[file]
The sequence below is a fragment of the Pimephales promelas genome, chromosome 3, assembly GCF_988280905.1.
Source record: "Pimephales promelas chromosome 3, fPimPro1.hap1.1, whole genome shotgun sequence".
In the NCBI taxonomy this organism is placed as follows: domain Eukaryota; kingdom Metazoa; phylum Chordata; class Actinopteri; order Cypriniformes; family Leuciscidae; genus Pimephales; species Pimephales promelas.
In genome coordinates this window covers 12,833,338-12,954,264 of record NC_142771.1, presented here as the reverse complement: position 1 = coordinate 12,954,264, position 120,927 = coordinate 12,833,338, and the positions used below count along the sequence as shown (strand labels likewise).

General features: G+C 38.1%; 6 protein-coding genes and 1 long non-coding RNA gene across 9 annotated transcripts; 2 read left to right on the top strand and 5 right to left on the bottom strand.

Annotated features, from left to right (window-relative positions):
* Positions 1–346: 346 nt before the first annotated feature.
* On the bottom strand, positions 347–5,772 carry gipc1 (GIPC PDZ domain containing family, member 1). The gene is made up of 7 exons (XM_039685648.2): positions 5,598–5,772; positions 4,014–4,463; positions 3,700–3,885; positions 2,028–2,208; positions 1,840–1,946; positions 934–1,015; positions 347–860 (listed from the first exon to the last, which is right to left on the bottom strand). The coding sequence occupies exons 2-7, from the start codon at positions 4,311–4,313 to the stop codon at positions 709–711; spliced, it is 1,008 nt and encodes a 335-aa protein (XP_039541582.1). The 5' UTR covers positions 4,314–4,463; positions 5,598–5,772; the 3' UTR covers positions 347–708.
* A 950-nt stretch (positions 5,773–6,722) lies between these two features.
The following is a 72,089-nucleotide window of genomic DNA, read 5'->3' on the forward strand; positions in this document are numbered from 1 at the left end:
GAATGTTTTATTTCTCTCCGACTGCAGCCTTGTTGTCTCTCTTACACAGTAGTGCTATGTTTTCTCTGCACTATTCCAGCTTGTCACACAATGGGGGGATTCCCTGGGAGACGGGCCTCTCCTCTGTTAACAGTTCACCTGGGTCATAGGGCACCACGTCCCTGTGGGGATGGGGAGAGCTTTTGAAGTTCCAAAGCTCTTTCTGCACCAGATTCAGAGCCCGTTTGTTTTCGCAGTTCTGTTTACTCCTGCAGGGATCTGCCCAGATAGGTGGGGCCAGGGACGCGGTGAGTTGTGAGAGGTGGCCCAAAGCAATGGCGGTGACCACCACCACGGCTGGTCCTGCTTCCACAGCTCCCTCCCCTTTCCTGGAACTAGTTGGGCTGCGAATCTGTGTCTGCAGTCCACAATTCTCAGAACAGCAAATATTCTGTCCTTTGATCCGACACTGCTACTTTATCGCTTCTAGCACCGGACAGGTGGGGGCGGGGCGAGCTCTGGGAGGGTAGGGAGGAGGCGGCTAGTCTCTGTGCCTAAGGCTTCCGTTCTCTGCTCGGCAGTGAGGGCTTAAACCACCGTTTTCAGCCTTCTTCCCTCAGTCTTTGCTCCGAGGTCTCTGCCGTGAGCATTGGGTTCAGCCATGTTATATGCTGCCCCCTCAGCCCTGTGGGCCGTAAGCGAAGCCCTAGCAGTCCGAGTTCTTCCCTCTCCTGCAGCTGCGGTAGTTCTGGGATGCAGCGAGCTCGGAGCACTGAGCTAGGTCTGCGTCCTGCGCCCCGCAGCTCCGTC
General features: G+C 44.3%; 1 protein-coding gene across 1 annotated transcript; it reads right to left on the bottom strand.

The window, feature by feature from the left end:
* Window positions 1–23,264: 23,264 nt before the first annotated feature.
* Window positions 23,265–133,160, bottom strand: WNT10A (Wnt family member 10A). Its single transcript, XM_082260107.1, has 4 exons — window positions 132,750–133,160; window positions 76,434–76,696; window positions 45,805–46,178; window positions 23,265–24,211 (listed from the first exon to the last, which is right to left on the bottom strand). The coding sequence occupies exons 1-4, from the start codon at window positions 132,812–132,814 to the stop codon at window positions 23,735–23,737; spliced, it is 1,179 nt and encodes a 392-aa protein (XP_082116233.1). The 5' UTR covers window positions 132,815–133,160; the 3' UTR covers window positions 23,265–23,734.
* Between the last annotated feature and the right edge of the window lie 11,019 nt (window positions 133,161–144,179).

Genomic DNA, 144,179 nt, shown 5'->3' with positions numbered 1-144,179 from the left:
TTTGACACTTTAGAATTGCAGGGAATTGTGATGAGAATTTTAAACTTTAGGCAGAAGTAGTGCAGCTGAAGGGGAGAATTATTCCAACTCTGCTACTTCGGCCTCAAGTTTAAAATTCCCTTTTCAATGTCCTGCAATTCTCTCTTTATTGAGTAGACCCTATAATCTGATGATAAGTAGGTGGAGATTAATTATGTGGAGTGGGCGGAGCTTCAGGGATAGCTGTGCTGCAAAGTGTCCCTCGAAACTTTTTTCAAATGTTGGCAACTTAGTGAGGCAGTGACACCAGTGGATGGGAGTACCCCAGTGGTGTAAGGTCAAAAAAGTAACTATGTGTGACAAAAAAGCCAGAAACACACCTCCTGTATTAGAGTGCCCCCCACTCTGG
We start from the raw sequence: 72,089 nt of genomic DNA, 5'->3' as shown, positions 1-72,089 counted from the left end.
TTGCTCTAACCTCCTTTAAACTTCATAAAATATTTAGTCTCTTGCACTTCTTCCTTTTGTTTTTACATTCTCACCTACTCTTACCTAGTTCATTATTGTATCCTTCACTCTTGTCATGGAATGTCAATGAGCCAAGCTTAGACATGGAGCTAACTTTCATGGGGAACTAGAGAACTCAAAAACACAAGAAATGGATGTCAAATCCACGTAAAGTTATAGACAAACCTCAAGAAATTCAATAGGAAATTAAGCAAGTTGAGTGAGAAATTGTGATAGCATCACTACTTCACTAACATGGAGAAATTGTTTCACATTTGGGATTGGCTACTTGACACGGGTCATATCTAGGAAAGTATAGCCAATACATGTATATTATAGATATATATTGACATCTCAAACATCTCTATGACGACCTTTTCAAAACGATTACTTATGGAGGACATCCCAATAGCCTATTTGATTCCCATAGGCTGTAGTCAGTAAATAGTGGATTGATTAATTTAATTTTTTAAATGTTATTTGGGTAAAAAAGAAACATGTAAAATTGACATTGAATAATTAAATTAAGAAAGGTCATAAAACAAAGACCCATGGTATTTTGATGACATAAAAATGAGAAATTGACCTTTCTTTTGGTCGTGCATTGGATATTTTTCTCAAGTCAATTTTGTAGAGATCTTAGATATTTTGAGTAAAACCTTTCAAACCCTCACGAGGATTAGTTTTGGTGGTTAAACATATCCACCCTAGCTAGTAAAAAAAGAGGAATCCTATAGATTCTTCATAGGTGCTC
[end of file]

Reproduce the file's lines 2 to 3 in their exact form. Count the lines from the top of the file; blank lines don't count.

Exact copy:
Source record: "Pimephales promelas chromosome 3, fPimPro1.hap1.1, whole genome shotgun sequence".
In the NCBI taxonomy this organism is placed as follows: domain Eukaryota; kingdom Metazoa; phylum Chordata; class Actinopteri; order Cypriniformes; family Leuciscidae; genus Pimephales; species Pimephales promelas.